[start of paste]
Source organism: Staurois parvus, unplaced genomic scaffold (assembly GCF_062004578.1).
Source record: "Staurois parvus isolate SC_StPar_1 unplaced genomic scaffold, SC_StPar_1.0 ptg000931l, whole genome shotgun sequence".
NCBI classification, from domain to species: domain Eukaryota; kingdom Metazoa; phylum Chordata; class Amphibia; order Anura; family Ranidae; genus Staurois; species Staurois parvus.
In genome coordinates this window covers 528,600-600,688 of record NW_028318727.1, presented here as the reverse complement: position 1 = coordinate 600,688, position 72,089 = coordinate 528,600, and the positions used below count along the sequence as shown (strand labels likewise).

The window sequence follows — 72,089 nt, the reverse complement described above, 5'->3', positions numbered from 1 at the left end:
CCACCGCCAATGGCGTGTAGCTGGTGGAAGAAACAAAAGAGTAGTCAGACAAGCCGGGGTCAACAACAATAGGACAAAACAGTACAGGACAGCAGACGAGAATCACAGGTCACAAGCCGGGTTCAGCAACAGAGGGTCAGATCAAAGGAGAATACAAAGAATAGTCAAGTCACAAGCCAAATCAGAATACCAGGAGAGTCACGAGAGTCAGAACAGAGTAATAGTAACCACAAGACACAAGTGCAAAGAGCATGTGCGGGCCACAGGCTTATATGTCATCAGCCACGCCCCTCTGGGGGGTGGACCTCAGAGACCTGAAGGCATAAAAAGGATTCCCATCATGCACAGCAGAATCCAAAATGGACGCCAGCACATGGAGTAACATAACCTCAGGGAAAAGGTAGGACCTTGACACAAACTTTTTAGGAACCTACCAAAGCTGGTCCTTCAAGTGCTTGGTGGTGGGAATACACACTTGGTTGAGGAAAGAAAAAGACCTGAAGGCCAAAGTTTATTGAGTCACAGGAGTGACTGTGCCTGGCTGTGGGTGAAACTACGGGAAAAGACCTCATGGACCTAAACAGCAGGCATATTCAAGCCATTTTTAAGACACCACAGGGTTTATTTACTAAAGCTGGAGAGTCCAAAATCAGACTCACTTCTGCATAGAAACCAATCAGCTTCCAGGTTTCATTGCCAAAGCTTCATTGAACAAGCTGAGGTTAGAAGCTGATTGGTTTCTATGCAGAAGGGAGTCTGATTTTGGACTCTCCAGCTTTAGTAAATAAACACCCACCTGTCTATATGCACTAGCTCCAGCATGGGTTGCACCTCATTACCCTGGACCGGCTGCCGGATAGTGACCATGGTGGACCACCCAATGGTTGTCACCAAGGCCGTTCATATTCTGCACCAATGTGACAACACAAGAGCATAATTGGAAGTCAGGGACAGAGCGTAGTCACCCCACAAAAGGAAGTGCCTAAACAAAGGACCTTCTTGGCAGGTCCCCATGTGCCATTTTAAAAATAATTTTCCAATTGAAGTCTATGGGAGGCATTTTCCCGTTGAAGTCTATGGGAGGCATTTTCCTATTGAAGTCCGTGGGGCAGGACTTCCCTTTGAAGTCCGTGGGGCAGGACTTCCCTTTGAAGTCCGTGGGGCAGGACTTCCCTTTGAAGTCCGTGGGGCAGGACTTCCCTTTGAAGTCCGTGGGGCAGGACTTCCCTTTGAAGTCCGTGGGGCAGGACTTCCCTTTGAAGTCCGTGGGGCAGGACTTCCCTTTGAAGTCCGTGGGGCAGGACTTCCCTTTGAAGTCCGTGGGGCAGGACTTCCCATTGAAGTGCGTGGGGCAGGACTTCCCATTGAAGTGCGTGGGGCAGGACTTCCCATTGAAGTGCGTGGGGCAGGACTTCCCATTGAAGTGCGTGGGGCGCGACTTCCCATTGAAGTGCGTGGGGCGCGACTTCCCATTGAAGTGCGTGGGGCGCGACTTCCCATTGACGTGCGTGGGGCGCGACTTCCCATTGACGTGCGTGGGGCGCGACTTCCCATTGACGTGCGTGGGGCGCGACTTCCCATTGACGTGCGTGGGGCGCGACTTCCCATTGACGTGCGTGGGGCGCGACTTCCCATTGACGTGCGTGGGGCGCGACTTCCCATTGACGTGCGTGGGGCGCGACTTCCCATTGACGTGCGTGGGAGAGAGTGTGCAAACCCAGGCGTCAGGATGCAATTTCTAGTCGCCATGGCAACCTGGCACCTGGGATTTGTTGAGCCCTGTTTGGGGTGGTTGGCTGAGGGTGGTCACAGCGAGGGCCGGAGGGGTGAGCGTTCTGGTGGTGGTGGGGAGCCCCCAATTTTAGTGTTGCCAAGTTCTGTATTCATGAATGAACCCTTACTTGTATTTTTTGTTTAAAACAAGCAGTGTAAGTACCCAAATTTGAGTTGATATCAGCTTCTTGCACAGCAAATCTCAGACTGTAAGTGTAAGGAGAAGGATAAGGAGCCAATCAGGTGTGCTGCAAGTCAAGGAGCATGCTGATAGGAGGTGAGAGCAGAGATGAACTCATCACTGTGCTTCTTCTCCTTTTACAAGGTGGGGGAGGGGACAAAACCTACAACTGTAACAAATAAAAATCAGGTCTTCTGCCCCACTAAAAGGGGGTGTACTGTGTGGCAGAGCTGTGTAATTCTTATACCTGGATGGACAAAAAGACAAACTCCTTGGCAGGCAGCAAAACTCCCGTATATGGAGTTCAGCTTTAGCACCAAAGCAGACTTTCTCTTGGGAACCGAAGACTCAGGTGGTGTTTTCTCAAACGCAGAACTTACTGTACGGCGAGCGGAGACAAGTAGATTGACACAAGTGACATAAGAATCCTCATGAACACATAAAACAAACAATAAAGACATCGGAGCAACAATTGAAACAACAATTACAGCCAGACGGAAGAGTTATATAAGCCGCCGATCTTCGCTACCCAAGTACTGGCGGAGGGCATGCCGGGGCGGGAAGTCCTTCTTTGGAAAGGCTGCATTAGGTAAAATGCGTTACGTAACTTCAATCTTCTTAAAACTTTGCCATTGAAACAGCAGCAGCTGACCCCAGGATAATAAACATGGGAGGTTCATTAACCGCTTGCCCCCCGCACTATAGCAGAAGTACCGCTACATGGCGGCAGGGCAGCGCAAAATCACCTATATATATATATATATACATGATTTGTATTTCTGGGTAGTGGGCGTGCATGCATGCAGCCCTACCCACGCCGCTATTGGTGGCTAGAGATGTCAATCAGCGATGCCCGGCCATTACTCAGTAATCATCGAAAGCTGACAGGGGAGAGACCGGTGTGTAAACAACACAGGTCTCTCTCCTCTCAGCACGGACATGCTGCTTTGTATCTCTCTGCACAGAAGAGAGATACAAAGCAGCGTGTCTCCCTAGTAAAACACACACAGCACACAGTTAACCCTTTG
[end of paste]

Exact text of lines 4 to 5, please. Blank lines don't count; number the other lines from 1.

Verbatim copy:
In genome coordinates this window covers 528,600-600,688 of record NW_028318727.1, presented here as the reverse complement: position 1 = coordinate 600,688, position 72,089 = coordinate 528,600, and the positions used below count along the sequence as shown (strand labels likewise).

The window sequence follows — 72,089 nt, the reverse complement described above, 5'->3', positions numbered from 1 at the left end: